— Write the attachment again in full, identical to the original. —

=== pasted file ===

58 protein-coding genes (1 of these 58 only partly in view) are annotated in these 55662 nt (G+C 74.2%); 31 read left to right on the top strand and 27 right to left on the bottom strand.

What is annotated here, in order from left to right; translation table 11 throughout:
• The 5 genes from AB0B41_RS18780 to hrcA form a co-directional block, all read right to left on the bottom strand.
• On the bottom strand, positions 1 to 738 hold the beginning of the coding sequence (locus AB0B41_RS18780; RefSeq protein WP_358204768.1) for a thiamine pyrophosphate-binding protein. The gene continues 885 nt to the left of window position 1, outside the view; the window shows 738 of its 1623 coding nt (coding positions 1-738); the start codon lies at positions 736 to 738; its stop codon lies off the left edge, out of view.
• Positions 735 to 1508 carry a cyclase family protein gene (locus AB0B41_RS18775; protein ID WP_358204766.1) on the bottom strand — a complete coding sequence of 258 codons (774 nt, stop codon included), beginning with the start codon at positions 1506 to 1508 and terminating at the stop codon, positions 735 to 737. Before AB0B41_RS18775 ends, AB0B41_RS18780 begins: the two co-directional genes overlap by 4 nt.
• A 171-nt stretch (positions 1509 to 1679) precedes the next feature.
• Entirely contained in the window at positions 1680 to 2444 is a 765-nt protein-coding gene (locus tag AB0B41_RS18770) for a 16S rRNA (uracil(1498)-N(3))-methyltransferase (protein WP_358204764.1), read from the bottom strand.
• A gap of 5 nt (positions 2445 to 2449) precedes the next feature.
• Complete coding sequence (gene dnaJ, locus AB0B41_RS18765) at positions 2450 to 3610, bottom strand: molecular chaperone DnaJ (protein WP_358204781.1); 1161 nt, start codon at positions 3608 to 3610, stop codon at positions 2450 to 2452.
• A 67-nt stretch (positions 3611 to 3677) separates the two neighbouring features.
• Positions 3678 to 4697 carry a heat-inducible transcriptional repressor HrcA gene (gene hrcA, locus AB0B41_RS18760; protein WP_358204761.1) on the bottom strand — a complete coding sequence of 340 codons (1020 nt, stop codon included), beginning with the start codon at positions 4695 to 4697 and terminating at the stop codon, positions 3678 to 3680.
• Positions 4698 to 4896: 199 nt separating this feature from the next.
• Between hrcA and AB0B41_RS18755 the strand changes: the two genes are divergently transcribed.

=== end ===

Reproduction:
58 protein-coding genes (1 of these 58 only partly in view) are annotated in these 55662 nt (G+C 74.2%); 31 read left to right on the top strand and 27 right to left on the bottom strand.

What is annotated here, in order from left to right; translation table 11 throughout:
• The 5 genes from AB0B41_RS18780 to hrcA form a co-directional block, all read right to left on the bottom strand.
• On the bottom strand, positions 1 to 738 hold the beginning of the coding sequence (locus AB0B41_RS18780; RefSeq protein WP_358204768.1) for a thiamine pyrophosphate-binding protein. The gene continues 885 nt to the left of window position 1, outside the view; the window shows 738 of its 1623 coding nt (coding positions 1-738); the start codon lies at positions 736 to 738; its stop codon lies off the left edge, out of view.
• Positions 735 to 1508 carry a cyclase family protein gene (locus AB0B41_RS18775; protein ID WP_358204766.1) on the bottom strand — a complete coding sequence of 258 codons (774 nt, stop codon included), beginning with the start codon at positions 1506 to 1508 and terminating at the stop codon, positions 735 to 737. Before AB0B41_RS18775 ends, AB0B41_RS18780 begins: the two co-directional genes overlap by 4 nt.
• A 171-nt stretch (positions 1509 to 1679) precedes the next feature.
• Entirely contained in the window at positions 1680 to 2444 is a 765-nt protein-coding gene (locus tag AB0B41_RS18770) for a 16S rRNA (uracil(1498)-N(3))-methyltransferase (protein WP_358204764.1), read from the bottom strand.
• A gap of 5 nt (positions 2445 to 2449) precedes the next feature.
• Complete coding sequence (gene dnaJ, locus AB0B41_RS18765) at positions 2450 to 3610, bottom strand: molecular chaperone DnaJ (protein WP_358204781.1); 1161 nt, start codon at positions 3608 to 3610, stop codon at positions 2450 to 2452.
• A 67-nt stretch (positions 3611 to 3677) separates the two neighbouring features.
• Positions 3678 to 4697 carry a heat-inducible transcriptional repressor HrcA gene (gene hrcA, locus AB0B41_RS18760; protein WP_358204761.1) on the bottom strand — a complete coding sequence of 340 codons (1020 nt, stop codon included), beginning with the start codon at positions 4695 to 4697 and terminating at the stop codon, positions 3678 to 3680.
• Positions 4698 to 4896: 199 nt separating this feature from the next.
• Between hrcA and AB0B41_RS18755 the strand changes: the two genes are divergently transcribed.